One year in England

The January ennui has set in. And as dramatic as that sounds, it’s a real thing, I swear. After all the bustle of the holidays, it’s to be expected. But it’s not really the holidays or the sparkle of December that I miss-it’s more a feeling that 2013 doesn’t have that much good in store for me. Which is just a crazy cynical way to look at a fresh start, but as of now, is how I’m feeling. Hopefully a year from now I can read this back, the future me who had a fantastic 2013, and laugh and say that was pretty dumb. Hopefully.

I passed the first week of the new year in a bundled up, cozy stupor, spending days one and two at home, on the couch with my books and my laptop and my Jon, days three and four at school, teaching private lessons, then trudging back home. The weather, not too cold and finally dry, in comparison to the stories of extensive snow and ice coming from back home. I would love some snow. The lack of it ┬áhere tends to give me a sort of seasonal vertigo, where I can walk down the street and completely forget what month I’m in, or where I am at all. It is strange.

Just after Christmas, on December 27th, passed the one year anniversary of my indefinite move to England. It has been a year, let me tell you. And if you’ve read along with me, through this year (and maybe even longer, some of you), you know what kind of year it was. Good, and bad and everything in between. Lord knows I talked about it enough. But those are the things that make a year. It is strange to think that I can’t say when I will go home for good. Maybe I never will, we never will, and the thought makes me sad and nostalgic for things that haven’t even happened yet. It is strange to think that I still say “home” for multiple places. Columbus, Cardington, Brighton. When does that stop? Does it?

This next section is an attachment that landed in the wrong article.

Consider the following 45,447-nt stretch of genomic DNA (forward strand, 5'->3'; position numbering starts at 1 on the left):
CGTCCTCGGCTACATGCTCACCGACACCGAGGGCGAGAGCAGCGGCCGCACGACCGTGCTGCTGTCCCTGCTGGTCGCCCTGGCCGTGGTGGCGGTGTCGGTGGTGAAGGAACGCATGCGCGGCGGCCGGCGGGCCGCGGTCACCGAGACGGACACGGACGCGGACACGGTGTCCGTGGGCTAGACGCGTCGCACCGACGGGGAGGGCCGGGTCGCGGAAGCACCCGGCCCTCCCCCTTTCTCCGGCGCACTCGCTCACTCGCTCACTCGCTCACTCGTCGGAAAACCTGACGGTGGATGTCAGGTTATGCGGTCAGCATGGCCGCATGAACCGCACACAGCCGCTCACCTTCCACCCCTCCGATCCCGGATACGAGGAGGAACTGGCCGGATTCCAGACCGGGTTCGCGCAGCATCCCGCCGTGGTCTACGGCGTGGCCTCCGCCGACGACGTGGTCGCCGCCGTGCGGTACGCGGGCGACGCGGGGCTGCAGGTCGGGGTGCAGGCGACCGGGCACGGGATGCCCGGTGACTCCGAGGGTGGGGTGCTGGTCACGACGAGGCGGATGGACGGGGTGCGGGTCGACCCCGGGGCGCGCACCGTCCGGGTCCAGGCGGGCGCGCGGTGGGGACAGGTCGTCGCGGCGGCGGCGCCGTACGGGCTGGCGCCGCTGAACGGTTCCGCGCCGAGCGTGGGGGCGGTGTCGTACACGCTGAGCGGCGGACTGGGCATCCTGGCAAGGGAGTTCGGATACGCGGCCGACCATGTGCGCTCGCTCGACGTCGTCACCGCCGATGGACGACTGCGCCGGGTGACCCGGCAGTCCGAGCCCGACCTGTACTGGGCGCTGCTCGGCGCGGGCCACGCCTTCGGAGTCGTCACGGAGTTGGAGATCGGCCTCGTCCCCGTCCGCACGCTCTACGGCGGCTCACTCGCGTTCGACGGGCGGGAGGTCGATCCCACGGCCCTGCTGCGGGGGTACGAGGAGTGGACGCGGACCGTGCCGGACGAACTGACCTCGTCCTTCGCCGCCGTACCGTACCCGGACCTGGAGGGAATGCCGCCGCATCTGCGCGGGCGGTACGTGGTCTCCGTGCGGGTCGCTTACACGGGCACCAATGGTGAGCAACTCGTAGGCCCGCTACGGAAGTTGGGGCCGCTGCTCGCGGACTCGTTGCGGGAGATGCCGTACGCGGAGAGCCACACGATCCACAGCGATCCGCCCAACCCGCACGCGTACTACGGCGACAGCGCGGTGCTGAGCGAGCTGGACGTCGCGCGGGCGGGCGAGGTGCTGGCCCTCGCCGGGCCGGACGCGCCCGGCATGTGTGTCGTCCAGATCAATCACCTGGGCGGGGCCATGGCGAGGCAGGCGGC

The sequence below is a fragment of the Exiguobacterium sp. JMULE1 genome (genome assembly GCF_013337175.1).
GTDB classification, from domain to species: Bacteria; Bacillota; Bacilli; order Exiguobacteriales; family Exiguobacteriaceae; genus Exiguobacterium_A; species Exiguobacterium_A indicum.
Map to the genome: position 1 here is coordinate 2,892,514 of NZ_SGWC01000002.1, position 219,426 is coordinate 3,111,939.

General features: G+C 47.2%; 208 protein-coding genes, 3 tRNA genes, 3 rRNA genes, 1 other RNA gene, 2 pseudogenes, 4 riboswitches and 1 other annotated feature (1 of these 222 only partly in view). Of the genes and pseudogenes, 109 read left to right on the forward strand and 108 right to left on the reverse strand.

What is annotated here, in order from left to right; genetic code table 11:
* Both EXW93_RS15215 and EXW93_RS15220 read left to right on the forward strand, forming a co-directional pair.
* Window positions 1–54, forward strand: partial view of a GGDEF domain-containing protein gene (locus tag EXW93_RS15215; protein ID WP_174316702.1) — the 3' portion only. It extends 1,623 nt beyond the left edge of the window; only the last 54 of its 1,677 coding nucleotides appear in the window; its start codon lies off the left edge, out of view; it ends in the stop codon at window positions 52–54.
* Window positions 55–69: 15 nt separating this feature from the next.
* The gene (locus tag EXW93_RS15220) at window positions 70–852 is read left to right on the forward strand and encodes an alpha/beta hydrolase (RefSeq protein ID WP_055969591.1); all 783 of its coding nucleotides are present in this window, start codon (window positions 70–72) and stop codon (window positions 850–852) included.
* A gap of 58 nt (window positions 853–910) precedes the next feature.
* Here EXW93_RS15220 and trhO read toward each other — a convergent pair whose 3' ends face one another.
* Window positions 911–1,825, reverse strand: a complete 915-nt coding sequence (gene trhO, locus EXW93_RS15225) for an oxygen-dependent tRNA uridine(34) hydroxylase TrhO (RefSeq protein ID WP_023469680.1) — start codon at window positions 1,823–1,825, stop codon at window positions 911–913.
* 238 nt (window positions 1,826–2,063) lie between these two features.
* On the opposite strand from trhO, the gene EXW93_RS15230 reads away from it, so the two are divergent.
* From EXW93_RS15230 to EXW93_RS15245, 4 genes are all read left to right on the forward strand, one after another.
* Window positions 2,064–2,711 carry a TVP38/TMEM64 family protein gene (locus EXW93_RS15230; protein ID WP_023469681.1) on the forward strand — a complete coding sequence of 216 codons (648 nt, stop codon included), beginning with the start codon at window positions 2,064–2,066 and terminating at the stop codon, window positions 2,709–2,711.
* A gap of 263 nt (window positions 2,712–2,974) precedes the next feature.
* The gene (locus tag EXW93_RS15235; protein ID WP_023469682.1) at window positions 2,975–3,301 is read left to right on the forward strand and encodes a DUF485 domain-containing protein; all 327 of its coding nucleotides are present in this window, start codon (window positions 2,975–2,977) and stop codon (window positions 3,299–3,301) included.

I know that home is an intangible idea, but it has never felt as intangible as during these last few years.

4 thoughts on “One year in England

  1. Miss you lady! I’ll never forget that day you left. Those moments always stick with me. Also, I’m feeling the same about 2013 thus far. And I know what you mean about the home thing. I recently caught myself on the phone while in Cardington saying, “I’m home but I’m going home (Columbus) tonight.” Home is where the heart is, ya’ll.

  2. If that can be of any comfort, I absolutely hated winter in Europe when I lived there. Spring is a lovely time though, and much early than in Canada… or Ohio!

  3. Happy New Year, fellow expat! I totally am with you with the ennui (maybe it’s our northern latitude-itis?) and on feeling a bit blue missing the fam (as mentioned in your xmas post) –AND on the where home is. We did go back stateside for Christmas (first time “home” in 16 months), but leaving was way harder than I thought it would be and it has brought on the January ennui in full force.
    p.s. Seasonal vertigo — that’s totally what it feels like, especially here in Edi where summer days are just five degrees warmer than it is now — crazy island, this Great Britain.

  4. @Linz-it’s a thing, man, a real thing! @Zhu-all very true, but the weather in spring and summer is so mild too. No heat! I guess I’m just too picky:) @Lar Happy new year to you too! I was way more sad after my visit in September. We won’t be going back until November, so I’m trying not to think about it too much! Glad you got to spend some holiday time with your family though!

Leave a Reply

Your email address will not be published. Required fields are marked *